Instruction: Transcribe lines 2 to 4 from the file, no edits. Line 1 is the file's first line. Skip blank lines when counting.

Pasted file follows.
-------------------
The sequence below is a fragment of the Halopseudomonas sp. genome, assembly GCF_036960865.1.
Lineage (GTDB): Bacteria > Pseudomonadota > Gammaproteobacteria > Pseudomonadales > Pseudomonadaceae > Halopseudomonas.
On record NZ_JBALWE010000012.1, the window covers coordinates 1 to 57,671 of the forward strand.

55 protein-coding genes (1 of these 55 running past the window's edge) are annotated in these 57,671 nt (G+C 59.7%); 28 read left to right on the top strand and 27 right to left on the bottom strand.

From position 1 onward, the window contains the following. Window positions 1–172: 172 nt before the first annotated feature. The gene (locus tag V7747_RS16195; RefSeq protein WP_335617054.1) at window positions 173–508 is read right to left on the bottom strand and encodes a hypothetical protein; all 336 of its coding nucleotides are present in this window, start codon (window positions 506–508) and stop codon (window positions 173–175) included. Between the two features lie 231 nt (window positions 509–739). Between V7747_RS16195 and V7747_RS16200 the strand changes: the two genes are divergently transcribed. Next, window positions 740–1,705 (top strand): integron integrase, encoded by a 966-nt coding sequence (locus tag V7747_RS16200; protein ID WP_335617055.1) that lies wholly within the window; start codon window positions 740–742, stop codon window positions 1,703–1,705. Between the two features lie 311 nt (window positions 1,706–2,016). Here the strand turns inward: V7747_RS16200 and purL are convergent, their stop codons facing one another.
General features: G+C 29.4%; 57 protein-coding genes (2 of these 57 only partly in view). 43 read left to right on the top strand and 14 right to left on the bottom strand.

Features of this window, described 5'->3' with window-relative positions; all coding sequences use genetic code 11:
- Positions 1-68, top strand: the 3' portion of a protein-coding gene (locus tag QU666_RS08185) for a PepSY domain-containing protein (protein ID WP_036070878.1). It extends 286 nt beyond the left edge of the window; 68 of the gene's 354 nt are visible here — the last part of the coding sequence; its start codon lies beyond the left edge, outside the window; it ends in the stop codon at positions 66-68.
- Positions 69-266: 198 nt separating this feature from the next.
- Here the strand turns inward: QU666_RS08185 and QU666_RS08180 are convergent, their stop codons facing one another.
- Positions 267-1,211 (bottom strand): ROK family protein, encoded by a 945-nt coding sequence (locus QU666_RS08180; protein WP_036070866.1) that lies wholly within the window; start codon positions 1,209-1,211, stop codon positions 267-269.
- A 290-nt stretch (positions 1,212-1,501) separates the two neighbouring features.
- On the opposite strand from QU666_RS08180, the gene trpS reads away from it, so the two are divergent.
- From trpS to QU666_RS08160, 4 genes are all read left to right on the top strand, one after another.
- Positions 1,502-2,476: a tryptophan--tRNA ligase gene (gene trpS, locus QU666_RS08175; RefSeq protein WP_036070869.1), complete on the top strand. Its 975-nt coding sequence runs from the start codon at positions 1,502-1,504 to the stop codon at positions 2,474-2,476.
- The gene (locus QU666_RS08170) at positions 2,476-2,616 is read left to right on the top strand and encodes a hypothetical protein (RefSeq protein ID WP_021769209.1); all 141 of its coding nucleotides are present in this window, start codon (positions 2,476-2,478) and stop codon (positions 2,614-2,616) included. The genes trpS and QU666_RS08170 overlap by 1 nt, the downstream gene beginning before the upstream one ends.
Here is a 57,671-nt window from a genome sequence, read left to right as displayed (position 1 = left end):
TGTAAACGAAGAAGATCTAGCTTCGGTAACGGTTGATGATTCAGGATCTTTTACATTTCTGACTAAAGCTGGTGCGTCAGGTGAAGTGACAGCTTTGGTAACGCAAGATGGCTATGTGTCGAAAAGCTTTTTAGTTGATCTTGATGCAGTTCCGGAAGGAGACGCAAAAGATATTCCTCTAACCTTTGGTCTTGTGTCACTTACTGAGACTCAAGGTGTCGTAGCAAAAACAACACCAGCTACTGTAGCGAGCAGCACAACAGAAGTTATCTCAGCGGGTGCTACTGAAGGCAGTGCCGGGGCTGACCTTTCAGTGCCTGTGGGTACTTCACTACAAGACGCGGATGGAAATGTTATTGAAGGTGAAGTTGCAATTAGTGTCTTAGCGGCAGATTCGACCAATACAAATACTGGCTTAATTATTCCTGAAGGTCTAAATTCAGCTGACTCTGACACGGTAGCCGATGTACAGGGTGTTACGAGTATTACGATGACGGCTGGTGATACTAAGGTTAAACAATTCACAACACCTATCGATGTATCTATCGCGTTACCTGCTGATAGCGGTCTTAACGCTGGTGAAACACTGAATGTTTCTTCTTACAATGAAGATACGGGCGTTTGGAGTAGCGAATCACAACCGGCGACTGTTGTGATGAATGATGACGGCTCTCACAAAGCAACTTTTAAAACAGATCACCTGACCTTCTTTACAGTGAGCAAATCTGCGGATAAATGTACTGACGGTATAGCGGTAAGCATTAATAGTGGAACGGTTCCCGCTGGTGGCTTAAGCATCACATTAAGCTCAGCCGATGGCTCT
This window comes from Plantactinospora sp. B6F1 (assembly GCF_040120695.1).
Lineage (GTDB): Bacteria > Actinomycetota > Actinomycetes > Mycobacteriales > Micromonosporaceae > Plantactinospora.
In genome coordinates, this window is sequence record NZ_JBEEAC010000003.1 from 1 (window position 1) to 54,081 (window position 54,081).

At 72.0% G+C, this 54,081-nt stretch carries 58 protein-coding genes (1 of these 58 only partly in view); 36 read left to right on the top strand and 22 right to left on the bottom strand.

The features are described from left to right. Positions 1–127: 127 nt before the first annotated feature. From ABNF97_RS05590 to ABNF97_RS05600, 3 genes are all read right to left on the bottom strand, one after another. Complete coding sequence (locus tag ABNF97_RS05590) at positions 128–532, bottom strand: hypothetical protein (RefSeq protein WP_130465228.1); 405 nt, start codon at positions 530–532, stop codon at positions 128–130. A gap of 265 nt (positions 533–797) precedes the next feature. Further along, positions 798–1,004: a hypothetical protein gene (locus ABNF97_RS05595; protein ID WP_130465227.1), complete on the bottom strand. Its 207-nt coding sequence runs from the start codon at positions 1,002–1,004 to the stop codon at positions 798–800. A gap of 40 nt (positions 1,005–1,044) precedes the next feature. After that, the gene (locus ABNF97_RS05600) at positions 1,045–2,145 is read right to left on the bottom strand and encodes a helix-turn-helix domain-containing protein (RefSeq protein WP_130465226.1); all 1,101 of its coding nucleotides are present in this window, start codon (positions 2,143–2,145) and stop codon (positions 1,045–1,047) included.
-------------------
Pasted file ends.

Lineage (GTDB): Bacteria > Pseudomonadota > Gammaproteobacteria > Pseudomonadales > Pseudomonadaceae > Halopseudomonas.
On record NZ_JBALWE010000012.1, the window covers coordinates 1 to 57,671 of the forward strand.

55 protein-coding genes (1 of these 55 running past the window's edge) are annotated in these 57,671 nt (G+C 59.7%); 28 read left to right on the top strand and 27 right to left on the bottom strand.